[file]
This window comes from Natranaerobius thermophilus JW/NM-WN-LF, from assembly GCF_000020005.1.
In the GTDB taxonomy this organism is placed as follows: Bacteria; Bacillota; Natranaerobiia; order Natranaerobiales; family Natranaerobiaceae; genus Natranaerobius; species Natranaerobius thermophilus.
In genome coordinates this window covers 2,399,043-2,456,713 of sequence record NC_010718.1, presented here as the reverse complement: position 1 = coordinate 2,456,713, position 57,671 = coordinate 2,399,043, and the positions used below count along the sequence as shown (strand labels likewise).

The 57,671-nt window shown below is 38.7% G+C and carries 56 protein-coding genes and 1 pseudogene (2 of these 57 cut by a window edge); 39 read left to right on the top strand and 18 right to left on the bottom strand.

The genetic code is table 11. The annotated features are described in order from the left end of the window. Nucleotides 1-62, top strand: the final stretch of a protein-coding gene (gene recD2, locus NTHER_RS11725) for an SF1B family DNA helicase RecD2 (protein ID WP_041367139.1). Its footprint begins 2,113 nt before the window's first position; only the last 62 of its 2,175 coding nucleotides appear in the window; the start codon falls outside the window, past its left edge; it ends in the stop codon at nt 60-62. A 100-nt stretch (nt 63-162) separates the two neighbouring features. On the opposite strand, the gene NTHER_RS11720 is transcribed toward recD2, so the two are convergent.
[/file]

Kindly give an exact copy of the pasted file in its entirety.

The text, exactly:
This window comes from Natranaerobius thermophilus JW/NM-WN-LF, from assembly GCF_000020005.1.
In the GTDB taxonomy this organism is placed as follows: Bacteria; Bacillota; Natranaerobiia; order Natranaerobiales; family Natranaerobiaceae; genus Natranaerobius; species Natranaerobius thermophilus.
In genome coordinates this window covers 2,399,043-2,456,713 of sequence record NC_010718.1, presented here as the reverse complement: position 1 = coordinate 2,456,713, position 57,671 = coordinate 2,399,043, and the positions used below count along the sequence as shown (strand labels likewise).

The 57,671-nt window shown below is 38.7% G+C and carries 56 protein-coding genes and 1 pseudogene (2 of these 57 cut by a window edge); 39 read left to right on the top strand and 18 right to left on the bottom strand.

The genetic code is table 11. The annotated features are described in order from the left end of the window. Nucleotides 1-62, top strand: the final stretch of a protein-coding gene (gene recD2, locus NTHER_RS11725) for an SF1B family DNA helicase RecD2 (protein ID WP_041367139.1). Its footprint begins 2,113 nt before the window's first position; only the last 62 of its 2,175 coding nucleotides appear in the window; the start codon falls outside the window, past its left edge; it ends in the stop codon at nt 60-62. A 100-nt stretch (nt 63-162) separates the two neighbouring features. On the opposite strand, the gene NTHER_RS11720 is transcribed toward recD2, so the two are convergent.